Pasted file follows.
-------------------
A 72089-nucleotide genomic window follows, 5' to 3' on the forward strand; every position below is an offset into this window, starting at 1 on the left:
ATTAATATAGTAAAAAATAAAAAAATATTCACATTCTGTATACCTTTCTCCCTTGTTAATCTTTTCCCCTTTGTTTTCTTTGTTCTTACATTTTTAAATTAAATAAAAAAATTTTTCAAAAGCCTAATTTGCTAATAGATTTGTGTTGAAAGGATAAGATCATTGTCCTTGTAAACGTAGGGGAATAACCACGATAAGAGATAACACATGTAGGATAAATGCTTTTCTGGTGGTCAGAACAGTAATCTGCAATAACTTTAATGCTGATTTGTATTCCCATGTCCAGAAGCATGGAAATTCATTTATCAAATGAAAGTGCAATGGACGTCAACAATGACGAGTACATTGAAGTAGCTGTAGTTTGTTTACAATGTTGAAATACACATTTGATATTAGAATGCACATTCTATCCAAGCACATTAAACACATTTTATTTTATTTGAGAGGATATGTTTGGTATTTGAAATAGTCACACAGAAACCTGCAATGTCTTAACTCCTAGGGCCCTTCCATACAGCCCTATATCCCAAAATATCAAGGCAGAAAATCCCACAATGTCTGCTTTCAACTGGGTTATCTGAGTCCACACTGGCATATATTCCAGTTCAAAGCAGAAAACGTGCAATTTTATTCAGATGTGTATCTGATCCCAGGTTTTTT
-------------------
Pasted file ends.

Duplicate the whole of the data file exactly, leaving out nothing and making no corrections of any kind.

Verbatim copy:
A 72089-nucleotide genomic window follows, 5' to 3' on the forward strand; every position below is an offset into this window, starting at 1 on the left:
ATTAATATAGTAAAAAATAAAAAAATATTCACATTCTGTATACCTTTCTCCCTTGTTAATCTTTTCCCCTTTGTTTTCTTTGTTCTTACATTTTTAAATTAAATAAAAAAATTTTTCAAAAGCCTAATTTGCTAATAGATTTGTGTTGAAAGGATAAGATCATTGTCCTTGTAAACGTAGGGGAATAACCACGATAAGAGATAACACATGTAGGATAAATGCTTTTCTGGTGGTCAGAACAGTAATCTGCAATAACTTTAATGCTGATTTGTATTCCCATGTCCAGAAGCATGGAAATTCATTTATCAAATGAAAGTGCAATGGACGTCAACAATGACGAGTACATTGAAGTAGCTGTAGTTTGTTTACAATGTTGAAATACACATTTGATATTAGAATGCACATTCTATCCAAGCACATTAAACACATTTTATTTTATTTGAGAGGATATGTTTGGTATTTGAAATAGTCACACAGAAACCTGCAATGTCTTAACTCCTAGGGCCCTTCCATACAGCCCTATATCCCAAAATATCAAGGCAGAAAATCCCACAATGTCTGCTTTCAACTGGGTTATCTGAGTCCACACTGGCATATATTCCAGTTCAAAGCAGAAAACGTGCAATTTTATTCAGATGTGTATCTGATCCCAGGTTTTTT